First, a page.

MONEY, TRAUMA AND WISDOM
Money and class are complex. When we consider the addition of trauma in the aftermath of violence, this adds yet another layer.
For the last 18 years I have been speaking about the intersection of childhood trauma, class, race, power and privilege; I have been naming what has been taboo.
Trauma has no class consciousness. It was easy for me to identify with women who shared their experiences coming from their own herstories. My experience of wealth is that it keeps what is present more hidden, and adds another layer of shame, fear and consequence. I would like to take this opportunity to share some of my own narrative in the hopes of beginning conversations.
When I inherited my trust, I had no idea how to make sense out of being a steward within the confines of my own class and privilege.
The first person I spoke to about class privilege and power, my experience as a survivor, and how my experience was creating a crisis in my work was Billee Laskin. I asked Billee to help support me in my role as Executive Director. I had used my inheritance to support my organization and I wanted Billee to help me address the complexities that were occurring. I was able to gain perspective about how to hold the position of power. I began a reflective process with her support that I still continue today.
Billee offered her expertise in the intersection of organizational management and the impact of trauma. I learned about mindfulness - ways in which to be skillfully present and navigate conflict, bothwithin myself and with my staff. Billee brought in essential supports to help my organization grow. It was a difficult and painful process to begin however I saw how my herstory as a survivor informed my life and this new awareness offered new opportunities. I discovered that my own feelings of growing up from a place of ‘not enough’ lent themselves to unskillful philanthropy.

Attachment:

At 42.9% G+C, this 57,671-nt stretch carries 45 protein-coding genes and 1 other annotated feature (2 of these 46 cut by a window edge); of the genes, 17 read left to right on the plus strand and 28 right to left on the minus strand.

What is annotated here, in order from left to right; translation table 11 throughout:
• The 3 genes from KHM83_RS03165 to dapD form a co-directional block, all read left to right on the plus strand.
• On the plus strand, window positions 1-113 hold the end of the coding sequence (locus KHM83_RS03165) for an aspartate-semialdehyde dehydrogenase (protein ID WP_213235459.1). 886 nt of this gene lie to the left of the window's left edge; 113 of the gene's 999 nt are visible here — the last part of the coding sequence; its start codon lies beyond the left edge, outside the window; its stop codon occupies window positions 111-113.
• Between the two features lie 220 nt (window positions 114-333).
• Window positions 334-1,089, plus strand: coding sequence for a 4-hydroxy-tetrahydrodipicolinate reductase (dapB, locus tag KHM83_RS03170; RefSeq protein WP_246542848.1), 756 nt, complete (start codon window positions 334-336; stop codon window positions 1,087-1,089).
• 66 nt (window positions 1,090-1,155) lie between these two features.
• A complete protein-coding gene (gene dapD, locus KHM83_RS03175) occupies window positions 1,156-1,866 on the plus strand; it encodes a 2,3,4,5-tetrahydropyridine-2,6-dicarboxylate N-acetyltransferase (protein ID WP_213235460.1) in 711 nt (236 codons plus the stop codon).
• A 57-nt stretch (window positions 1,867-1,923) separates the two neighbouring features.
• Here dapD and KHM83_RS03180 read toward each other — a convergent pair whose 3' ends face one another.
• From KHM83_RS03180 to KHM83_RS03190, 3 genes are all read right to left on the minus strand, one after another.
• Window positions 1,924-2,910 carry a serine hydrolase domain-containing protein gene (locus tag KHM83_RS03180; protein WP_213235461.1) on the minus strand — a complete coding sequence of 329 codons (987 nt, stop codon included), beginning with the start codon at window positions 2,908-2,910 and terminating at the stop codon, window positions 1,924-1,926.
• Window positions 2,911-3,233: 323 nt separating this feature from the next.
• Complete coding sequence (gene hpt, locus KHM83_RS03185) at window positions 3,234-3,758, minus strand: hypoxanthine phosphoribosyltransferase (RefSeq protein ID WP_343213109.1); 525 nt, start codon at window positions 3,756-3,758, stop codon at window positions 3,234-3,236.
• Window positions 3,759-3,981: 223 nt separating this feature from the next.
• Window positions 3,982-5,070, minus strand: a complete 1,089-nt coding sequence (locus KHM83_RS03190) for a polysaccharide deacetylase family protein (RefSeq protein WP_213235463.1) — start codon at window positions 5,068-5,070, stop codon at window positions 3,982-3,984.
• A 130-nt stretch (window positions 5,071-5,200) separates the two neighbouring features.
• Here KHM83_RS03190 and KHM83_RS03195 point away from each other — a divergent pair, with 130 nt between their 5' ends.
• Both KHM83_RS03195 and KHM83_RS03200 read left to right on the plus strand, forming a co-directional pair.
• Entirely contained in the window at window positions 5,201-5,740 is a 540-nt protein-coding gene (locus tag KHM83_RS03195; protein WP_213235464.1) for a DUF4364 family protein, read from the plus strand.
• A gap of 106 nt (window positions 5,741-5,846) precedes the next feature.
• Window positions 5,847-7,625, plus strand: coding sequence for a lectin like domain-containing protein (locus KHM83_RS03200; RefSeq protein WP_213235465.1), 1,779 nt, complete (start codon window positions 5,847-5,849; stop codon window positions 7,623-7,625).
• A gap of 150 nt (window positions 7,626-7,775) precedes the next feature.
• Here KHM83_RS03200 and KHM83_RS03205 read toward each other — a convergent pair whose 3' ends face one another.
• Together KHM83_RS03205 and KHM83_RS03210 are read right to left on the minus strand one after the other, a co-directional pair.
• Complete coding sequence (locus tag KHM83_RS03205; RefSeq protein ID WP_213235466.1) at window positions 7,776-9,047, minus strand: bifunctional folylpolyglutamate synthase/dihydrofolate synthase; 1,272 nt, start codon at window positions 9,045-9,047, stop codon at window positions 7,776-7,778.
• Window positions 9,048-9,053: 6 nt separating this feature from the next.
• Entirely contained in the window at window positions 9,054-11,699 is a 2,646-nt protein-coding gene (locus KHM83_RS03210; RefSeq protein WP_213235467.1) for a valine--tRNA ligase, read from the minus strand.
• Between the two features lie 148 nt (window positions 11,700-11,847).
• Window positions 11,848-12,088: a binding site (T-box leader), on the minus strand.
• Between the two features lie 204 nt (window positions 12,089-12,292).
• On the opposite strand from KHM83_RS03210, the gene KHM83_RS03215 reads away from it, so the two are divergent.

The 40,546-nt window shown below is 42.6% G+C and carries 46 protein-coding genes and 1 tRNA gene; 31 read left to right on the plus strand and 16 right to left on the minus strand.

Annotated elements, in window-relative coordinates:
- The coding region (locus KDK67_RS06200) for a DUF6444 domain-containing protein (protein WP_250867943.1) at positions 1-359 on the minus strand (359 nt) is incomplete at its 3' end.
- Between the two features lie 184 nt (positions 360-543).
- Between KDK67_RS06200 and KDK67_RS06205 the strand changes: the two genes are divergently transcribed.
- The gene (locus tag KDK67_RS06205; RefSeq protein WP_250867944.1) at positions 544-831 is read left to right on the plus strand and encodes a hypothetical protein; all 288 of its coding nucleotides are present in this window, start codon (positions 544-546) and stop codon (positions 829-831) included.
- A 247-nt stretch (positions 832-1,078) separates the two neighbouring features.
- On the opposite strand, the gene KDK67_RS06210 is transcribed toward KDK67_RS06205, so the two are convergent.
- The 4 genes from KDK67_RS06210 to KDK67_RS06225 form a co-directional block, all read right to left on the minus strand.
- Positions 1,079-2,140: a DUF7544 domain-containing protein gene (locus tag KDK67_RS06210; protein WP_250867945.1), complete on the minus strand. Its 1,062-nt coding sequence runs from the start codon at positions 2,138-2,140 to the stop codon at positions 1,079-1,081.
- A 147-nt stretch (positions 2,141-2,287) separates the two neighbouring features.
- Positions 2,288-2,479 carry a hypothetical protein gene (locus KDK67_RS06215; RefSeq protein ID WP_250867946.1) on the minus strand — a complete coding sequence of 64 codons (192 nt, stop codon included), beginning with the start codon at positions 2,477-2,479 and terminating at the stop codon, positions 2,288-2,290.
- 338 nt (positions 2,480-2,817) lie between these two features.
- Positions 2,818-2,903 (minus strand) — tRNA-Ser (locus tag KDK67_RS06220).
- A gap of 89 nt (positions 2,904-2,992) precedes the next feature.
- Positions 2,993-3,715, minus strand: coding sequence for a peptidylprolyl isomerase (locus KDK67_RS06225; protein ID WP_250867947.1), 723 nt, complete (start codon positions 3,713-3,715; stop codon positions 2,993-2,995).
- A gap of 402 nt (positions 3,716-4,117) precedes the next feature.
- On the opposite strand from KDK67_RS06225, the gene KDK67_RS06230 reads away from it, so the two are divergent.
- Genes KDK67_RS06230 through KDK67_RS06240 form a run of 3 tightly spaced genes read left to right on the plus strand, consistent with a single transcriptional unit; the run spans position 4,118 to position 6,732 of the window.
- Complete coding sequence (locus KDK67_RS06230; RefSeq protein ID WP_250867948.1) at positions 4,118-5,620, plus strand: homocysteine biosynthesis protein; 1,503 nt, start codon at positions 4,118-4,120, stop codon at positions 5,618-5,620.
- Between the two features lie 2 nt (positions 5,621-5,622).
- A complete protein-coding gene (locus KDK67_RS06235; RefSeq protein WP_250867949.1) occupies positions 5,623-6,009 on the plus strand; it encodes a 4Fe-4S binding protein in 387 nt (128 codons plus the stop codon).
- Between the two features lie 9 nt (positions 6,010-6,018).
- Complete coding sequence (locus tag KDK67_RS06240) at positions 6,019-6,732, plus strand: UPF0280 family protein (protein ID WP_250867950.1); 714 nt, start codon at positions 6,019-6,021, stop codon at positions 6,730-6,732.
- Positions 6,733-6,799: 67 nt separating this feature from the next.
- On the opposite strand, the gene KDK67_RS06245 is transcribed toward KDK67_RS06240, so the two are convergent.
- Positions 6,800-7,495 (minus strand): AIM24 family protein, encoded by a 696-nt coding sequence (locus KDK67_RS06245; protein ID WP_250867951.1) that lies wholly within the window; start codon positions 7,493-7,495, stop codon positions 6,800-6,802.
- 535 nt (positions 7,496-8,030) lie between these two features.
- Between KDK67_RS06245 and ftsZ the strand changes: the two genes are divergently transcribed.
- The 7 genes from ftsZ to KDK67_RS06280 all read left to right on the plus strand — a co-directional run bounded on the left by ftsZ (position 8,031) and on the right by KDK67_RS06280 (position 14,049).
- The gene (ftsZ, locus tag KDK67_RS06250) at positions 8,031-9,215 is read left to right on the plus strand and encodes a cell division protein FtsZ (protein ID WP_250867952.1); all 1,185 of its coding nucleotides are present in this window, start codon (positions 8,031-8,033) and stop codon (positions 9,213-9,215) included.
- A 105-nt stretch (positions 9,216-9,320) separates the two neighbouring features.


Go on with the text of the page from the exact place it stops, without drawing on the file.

Image taken from Just the Three of Us
by John Lapham: Christopher Mogil.
Often I would question paid versus unpaid work. As an inheritor living with an abundance, I felt conflicted when applying for funding for my organization. Questions of who to support first arose - me? Or me and the staff or just the staff? I learnt that making sure I was paid as Executor Director was important for succession planning.
In 2006, I read a book called Class Action and found people in the book that had an organization in the USA called classaction.org. I reached out. This was an opportunity for me to step into a room full of people who came from all backgrounds, including the owning class. To find commonality between us all at the workshop, we were presented with an exercise called Finding Common Ground. Questions, such as "Who in the group has brothers?", were asked and various people stepped forward. I gathered up enough courage and asked "Who has experienced abuse and trauma?". More than half of the group stepped forward, including the people who identified as owning class. I now felt proud to identify as owning class.
This experience opened me up to attending various other trainings in the USA and in Canada. I met people who were working on Social Justice Philanthropy, listening to conversations between donors and other organizations. I read books and met other like-minded people. I joined various organizations that would support deep dialogue and be in conversations with other people of wealth. A whole new world of possibility was present for me.
Through the years I have worked with therapists and consultants who understand class privilege, and they have supported me to understand its intersections with trauma and oppression, somatically and through Mindfulness Meditation. Part of my personal work continues to be to discern whether or not any one decision to give comes from a place of internalized messages of trauma and a sense of not being enough.
My journey has been one of opening to a greater understanding and embodiment of giving and receiving that reflect my spiritual and political values. I continue to embark and remain committed on all levels.
I healed my name Cohen, I have a strong presence and voice.